1005 GMT November 19, 2019
Speaking to the nation from the Oval Office for the first time, Trump argued the wall was needed to resolve a security and humanitarian "crisis," blaming illegal immigration for what he said was a scourge of drugs and violence in the US and asking: "How much more American blood must we shed before Congress does its job?"
Democrats in response accused Trump appealing to "fear, not facts" and manufacturing a border crisis for political gain, AP reported.
Using the formal trappings of the White House, Trump hoped to gain the upper hand in the standoff over his demand for $5.7 billion to build a wall along the US-Mexico border. He plans a visit to the border Thursday as he continues to pitch what was a signature promise of his 2016 presidential campaign.
He addressed the nation as the shutdown stretched through its third week, with hundreds of thousands of federal workers going without pay and some congressional Republicans growing increasingly jittery about the spreading impact of the impasse. Trump claimed the standoff could be resolved in "45 minutes" if Democrats would just negotiate, but previous meetings have led to no agreement.
TV networks had been reticent about providing Trump airtime to make what some feared would be a purely political speech.
In their own televised remarks, Democratic House Speaker Nancy Pelosi and Senate Minority Leader Chuck Schumer accused Trump of misrepresenting the situation on the border as they urged him to reopen closed government departments and turn loose paychecks for hundreds of thousands of workers.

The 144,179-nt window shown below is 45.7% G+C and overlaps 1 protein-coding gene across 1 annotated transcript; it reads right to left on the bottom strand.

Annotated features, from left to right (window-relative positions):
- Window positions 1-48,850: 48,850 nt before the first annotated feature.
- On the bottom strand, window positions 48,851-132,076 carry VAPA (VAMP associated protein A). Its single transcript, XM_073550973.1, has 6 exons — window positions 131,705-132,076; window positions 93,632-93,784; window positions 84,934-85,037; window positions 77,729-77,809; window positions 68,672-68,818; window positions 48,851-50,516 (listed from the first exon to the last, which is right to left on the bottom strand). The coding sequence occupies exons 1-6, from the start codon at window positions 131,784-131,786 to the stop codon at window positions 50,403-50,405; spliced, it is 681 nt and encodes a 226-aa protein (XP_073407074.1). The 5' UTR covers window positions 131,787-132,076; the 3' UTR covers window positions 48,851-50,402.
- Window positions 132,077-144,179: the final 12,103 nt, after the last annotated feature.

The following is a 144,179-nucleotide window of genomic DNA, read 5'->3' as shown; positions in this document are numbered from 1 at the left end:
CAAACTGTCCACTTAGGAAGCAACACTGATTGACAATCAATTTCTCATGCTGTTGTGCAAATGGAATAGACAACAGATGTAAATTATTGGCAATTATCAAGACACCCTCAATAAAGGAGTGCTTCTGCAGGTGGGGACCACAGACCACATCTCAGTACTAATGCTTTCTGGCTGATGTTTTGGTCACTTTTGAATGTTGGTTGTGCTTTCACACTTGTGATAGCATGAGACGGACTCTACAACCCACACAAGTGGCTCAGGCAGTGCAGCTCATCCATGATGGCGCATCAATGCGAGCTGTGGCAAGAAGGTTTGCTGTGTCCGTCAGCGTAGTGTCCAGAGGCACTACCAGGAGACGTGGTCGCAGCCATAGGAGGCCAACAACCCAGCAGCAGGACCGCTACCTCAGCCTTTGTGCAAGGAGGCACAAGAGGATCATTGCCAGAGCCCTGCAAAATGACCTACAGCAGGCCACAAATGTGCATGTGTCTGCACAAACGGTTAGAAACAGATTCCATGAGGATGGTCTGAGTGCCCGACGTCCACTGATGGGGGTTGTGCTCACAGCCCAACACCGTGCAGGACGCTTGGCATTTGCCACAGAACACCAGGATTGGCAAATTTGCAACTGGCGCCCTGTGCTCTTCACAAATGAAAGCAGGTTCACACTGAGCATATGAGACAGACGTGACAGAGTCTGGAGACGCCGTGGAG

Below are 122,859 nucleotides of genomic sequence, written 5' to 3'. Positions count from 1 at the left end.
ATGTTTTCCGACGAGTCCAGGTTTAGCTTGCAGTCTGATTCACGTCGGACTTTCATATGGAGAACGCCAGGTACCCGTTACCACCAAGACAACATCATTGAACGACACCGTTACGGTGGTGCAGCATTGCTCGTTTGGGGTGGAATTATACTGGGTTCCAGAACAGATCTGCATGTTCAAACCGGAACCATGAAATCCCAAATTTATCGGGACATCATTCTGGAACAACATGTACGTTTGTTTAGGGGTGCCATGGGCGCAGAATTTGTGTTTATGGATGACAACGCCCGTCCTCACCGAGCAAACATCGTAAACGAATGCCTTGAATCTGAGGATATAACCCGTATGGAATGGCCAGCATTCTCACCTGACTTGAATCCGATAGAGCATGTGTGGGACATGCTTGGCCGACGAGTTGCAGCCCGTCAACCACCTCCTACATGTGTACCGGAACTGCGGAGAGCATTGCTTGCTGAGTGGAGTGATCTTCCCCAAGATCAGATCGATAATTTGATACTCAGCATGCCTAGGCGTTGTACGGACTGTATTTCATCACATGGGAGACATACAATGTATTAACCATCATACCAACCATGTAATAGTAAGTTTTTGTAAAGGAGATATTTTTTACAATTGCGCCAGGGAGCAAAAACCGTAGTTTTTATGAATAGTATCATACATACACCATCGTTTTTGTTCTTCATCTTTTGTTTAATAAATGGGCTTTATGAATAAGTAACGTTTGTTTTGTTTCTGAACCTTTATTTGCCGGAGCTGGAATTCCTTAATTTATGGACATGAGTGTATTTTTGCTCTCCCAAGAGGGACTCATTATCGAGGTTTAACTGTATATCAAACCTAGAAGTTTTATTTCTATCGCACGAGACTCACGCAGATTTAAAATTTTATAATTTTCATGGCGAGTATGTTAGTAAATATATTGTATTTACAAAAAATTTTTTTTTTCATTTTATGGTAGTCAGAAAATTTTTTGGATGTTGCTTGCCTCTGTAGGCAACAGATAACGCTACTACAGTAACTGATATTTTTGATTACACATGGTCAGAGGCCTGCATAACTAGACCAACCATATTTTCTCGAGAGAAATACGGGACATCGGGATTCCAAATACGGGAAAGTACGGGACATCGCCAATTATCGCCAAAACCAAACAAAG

Negotiations on wall funding could proceed in the meantime, they said.
Schumer said Trump "just used the backdrop of the Oval Office to manufacture a crisis, stoke fear and divert attention from the turmoil in his administration."
In his dire address, Trump ticked off a string of statistics and claims to make his case that there is a crisis at the border, but a number of his statements were misleading, such as saying the new trade deal with Mexico would pay for the wall, or suggesting through gruesome examples that immigrants are more likely to commit crime.
Trump, who has long railed against illegal immigration at the border, has recently seized on humanitarian concerns to argue there is a broader crisis that can only be solved with a wall. But critics say the security risks are overblown and the administration is at least partly to blame for the humanitarian situation.
Trump used emotional language, referring to Americans who were killed by people in the country illegally, saying: "I've met with dozens of families whose loved ones were stolen by illegal immigration. I've held the hands of the weeping mothers and embraced the grief-stricken fathers. So sad. So terrible."
Trump has been discussing the idea of declaring a national emergency to allow him to move forward with the wall without getting congressional approval for the billions he's requested. But he did not mention that Tuesday night.
The partial government shutdown reached its 18th day, making the closure the second-longest in history. Hundreds of thousands of federal workers are going without pay, and government disruptions are hitting home with everyday Americans.